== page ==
Jonathan Franzen’s latest New Yorker essay offers a dim view of how humans should prioritize two causes that are, according to him, in conflict: climate change and conservation. Since nothing can be done to save the planet, he argues, environmental groups like the National Audubon Society should focus on preserving the quality of the little wilderness that's left. As if that's not depressing enough, he supports his argument with baseless claims lifted from the GOP's climate-denier playbook.
David Yarnold, president and CEO of Audubon, on Friday told me this is “one of the wackiest arguments” he’s ever heard. He has a good reason to hold a grudge. Franzen, a birder, wrote in his essay that Audubon does little more than sell holiday cards and plush-toy cardinals and bluebirds, a far cry from its heyday of activism. In the writer's view, traditional conservationist groups have hurt their own cause—like saving the birds—by shifting focus to climate change. But Franzen misrepresented an Audubon report he didn't read and never disclosed that he's on the board of a competing bird society, the American Bird Conservancy, prompting Yarnold to question the New Yorker’s editorial standards. Yarnold accused Franzen of underestimating Americans' ability to care about multiple issues at one time, and pointed to climate change for energizing many of Audubon's activists.
A far more sympathetic response came from Grist’s David Roberts. Franzen reminds him of smart people he’s always encountered who still don’t grasp, or are reluctant to grasp, the full scope and complications of climate change. They acquire a kind of tunnel vision. That would explain why Franzen knocks down the easy arguments against climate change action, while ignoring the actual policy debate (few serious people are suggesting we can fix the problem by getting on a bicycle, like Franzen suggests). Roberts's proposed fix for this tunnel vision: better storytelling.
Better stories are always welcome, but stories alone won't correct climate-change ignorance as long as the deniers are telling their own, distorting version. Franzen’s essay is a clear sign of how pervasive climate-denier memes are to Americans' everyday thinking on the issue.
Franzen isn't a denier; he accepts climate change science. He just doesn't necessarily think too-little, too-late advocacy should be a priority, considering the scale of the problem. Even so, his various arguments vaguely resemble what you often hear from politicians (many of whom don’t accept the science) as reasons for doing nothing.
Senator Marco Rubio and former Senator Rick Santorum have argued that even if they accepted the science, humans won't make much of an impact either way by taking action now. “I don't agree with the notion that...there are actions we can take today that would actually have an impact on what's happening in our climate,” Rubio said. “Even folks who accept all of the science by the alarmists on the other side, recognize that everything that's being considered by the United States will have—well, not almost, will have zero impact on it given what's going on in the rest of the world,” Santorum said.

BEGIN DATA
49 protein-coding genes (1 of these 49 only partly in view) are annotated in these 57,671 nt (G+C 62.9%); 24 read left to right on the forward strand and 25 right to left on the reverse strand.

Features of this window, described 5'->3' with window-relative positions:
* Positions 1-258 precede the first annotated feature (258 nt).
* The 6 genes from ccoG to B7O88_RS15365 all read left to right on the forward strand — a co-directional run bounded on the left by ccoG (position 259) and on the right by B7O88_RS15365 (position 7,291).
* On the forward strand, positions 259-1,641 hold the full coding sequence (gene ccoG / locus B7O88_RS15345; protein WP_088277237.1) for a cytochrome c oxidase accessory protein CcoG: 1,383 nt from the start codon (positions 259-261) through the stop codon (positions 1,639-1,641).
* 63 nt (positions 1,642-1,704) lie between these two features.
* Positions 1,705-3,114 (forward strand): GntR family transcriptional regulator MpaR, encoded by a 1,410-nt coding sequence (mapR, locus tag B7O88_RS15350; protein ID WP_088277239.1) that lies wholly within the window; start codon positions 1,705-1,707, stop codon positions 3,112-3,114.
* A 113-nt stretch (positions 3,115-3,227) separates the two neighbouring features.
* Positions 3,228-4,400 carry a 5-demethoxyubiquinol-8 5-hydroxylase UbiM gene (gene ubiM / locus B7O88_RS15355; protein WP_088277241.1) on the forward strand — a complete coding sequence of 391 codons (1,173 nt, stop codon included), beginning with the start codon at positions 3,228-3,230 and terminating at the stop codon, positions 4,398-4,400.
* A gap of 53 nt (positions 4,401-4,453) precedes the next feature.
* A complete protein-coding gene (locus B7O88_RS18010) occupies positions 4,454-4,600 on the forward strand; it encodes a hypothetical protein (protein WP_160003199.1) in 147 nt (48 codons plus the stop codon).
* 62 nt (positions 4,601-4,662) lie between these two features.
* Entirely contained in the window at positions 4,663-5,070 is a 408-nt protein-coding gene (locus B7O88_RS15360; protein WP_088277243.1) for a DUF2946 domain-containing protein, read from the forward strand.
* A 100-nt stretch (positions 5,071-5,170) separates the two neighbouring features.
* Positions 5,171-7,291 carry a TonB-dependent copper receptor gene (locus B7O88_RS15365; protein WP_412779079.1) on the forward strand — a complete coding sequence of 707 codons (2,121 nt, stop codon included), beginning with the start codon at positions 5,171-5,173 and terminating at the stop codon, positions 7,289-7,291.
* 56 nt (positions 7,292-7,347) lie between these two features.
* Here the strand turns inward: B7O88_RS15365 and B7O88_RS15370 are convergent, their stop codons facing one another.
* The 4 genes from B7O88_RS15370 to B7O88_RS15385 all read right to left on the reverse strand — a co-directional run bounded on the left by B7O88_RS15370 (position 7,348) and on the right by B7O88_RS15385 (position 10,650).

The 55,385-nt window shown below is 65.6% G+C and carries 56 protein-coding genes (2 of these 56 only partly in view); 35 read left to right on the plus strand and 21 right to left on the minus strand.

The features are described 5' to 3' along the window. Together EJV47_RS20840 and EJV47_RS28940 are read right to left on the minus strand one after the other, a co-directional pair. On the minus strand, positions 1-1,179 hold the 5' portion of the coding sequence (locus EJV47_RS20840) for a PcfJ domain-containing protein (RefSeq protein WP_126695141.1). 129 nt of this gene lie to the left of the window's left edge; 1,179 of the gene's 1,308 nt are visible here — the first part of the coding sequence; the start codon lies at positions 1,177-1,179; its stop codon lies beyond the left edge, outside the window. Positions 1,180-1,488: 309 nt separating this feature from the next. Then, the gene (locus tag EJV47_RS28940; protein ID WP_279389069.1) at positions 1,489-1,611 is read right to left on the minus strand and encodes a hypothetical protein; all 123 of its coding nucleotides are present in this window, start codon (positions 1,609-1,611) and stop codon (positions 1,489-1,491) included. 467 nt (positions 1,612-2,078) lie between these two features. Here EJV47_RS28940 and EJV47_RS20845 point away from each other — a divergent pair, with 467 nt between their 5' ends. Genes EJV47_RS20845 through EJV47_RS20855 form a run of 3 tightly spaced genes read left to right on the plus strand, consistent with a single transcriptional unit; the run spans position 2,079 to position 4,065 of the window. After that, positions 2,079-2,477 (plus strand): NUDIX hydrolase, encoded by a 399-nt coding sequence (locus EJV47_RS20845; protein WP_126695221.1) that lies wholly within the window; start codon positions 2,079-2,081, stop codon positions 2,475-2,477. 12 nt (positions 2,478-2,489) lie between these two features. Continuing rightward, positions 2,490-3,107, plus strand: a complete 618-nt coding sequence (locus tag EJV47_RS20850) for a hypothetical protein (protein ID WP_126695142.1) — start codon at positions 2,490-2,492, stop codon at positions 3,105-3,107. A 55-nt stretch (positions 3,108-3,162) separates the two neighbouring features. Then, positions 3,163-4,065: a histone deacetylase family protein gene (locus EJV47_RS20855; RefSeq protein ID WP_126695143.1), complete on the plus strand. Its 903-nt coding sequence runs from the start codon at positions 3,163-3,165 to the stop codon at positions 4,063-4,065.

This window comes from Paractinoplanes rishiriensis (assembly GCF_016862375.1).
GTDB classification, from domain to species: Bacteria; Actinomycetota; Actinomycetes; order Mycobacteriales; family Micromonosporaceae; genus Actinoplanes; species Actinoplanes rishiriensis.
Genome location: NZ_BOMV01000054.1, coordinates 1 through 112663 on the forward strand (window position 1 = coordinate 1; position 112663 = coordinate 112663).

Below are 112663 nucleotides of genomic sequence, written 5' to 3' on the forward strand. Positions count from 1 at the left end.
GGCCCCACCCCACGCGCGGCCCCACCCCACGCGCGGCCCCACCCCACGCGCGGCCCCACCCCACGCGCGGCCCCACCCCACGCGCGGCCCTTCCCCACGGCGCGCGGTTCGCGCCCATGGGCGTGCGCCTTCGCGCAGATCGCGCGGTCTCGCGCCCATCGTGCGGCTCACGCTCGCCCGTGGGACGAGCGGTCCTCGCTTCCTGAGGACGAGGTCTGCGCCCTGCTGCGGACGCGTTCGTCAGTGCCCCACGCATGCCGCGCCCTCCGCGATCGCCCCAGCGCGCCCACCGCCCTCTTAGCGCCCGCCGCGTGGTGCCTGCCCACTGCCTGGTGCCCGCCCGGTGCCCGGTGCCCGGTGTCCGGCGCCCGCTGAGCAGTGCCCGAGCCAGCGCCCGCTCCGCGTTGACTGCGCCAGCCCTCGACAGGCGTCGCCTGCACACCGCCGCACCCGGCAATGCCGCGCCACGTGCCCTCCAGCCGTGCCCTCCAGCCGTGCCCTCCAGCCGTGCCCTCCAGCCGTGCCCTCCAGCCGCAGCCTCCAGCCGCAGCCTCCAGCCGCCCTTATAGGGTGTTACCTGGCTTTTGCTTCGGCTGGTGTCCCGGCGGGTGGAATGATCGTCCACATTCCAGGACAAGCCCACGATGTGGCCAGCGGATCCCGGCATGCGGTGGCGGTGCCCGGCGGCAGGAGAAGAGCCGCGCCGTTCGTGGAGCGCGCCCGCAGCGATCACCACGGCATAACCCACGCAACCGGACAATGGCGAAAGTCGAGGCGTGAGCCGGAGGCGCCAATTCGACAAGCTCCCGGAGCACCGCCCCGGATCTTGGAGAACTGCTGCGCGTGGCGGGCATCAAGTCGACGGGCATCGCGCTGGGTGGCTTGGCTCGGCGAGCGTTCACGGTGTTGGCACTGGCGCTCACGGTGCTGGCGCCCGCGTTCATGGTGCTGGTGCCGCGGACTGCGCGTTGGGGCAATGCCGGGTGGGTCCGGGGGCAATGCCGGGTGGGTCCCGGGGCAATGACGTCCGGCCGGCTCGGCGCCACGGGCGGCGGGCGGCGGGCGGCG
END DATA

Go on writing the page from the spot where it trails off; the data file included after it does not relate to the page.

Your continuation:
Now consider this paragraph from Franzen's essay:
The Earth as we now know it resembles a patient whose terminal cancer we can choose to treat either with disfiguring aggression or with palliation and sympathy. We can dam every river and blight every landscape with biofuel agriculture, solar farms, and wind turbines, to buy some extra years of moderated warming. Or we can settle for a shorter life of higher quality, protecting the areas where wild animals and plants are hanging on, at the cost of slightly hastening the human catastrophe.
What an unfortunate analogy. A terminal patient faces a certain end, but with climate change there are many possible outcomes that depend on what we do now. Our current path would result in worst-case scenarios for climate change. But if we were to lower emissions in the next decade—an extremely tough feat—we’d face a somewhat reduced risk of the most extreme effects.
Second, Franzen implies the aggressive deployment of renewable energy will do nothing more than “buy some extra years,” at the risk of disfiguring the world we have left. He makes the strange assumption that wind turbines are destructive, but doesn't make any mention of the harm fossil fuel development already causes to the environment (ClimateProgress' Joe Romm pointed out fossil fuels kill many more birds than wind or solar energy do). Franzen doesn't sound much different than Republicans who mock solar and wind, like Mitt Romney did in 2012—even though renewables are becoming an economic force.
Third, Franzen assumes that acting on climate change will somehow worsen quality of life, when a whole body of research details how cutting emissions delivers many benefits to the economy and public health. That includes helping wildlife, which are also threatened by fossil fuel expansion. In just one week last fall, 122 migratory birds died after they landed in tar sands ponds in Canada—the same tar sands that climate activists hope to keep in the ground. And the proposed route for the Keystone XL pipeline, meant to carry tar sands, threatens the habitats of at least four endangered and near-endangered species—the greater sage-grouse, the swift fox, American burying beetle, and grassland bird species.
We expect such arguments from the GOP, not from a liberal essayist and novelist writing in The New Yorker (and its vaunted fact-checking department). There's no better, more worrisome sign that the climate-change deniers' mythical narrative is going mainstream. The more people buy these weak arguments, the less likely we'll see political action—and diagnosing the planet with a terminal illness becomes a self-fulfilling prophecy.